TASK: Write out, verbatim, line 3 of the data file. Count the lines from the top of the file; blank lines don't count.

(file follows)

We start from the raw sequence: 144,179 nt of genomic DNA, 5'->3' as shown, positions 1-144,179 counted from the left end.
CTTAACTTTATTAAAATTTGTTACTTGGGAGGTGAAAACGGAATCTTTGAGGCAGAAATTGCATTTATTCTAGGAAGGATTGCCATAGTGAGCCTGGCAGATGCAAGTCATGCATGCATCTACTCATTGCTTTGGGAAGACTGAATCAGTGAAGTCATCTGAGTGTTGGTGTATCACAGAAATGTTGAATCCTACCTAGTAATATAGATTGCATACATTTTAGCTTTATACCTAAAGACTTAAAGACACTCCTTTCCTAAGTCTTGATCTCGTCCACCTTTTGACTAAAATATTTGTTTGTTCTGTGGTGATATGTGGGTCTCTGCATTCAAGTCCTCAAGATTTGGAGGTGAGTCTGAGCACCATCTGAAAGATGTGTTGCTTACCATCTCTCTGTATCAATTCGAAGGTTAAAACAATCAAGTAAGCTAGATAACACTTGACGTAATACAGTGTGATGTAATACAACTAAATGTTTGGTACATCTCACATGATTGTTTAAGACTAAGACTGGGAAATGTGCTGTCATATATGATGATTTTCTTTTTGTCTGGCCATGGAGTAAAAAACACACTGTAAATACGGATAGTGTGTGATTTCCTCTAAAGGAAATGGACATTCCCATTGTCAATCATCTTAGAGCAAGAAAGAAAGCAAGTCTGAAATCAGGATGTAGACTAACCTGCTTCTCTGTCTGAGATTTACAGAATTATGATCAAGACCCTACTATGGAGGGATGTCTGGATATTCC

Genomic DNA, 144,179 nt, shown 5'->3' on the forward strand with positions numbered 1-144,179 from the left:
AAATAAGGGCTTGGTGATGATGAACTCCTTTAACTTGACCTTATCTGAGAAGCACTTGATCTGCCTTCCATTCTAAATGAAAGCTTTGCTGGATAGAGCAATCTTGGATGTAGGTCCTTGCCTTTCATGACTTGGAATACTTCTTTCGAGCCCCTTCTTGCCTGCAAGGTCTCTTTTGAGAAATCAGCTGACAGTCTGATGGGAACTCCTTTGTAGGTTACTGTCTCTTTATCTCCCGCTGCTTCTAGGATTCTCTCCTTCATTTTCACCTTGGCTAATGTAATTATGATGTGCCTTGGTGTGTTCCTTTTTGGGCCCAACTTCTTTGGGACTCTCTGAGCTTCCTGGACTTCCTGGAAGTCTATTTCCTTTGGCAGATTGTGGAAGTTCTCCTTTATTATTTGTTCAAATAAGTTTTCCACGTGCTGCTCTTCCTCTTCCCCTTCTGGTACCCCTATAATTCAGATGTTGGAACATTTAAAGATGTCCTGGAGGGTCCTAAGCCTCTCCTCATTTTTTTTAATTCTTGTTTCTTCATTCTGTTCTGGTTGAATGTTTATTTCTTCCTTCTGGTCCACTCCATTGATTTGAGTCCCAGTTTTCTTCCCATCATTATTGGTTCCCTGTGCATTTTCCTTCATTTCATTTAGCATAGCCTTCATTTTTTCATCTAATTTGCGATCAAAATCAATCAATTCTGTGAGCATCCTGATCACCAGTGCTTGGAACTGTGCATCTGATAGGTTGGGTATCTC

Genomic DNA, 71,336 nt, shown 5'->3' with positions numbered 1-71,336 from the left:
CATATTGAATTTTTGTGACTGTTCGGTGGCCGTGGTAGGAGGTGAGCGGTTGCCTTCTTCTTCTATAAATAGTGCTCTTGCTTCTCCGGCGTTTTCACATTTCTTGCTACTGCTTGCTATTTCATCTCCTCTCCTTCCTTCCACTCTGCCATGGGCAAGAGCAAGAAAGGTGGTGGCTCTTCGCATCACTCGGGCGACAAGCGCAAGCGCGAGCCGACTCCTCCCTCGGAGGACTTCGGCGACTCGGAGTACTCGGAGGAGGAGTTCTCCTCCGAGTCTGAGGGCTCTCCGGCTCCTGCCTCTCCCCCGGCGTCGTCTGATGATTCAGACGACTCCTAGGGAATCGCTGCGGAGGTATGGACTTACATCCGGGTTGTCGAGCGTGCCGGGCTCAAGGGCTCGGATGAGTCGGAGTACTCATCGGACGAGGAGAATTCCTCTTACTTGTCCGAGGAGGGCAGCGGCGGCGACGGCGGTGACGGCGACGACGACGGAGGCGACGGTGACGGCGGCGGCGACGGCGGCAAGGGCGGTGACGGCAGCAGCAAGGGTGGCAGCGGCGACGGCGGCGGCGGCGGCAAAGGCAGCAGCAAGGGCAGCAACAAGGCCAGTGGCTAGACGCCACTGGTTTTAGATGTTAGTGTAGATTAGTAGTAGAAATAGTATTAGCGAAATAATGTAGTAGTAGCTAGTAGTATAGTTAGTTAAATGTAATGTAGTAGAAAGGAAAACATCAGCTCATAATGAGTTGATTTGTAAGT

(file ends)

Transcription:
Genomic DNA, 144,179 nt, shown 5'->3' on the forward strand with positions numbered 1-144,179 from the left: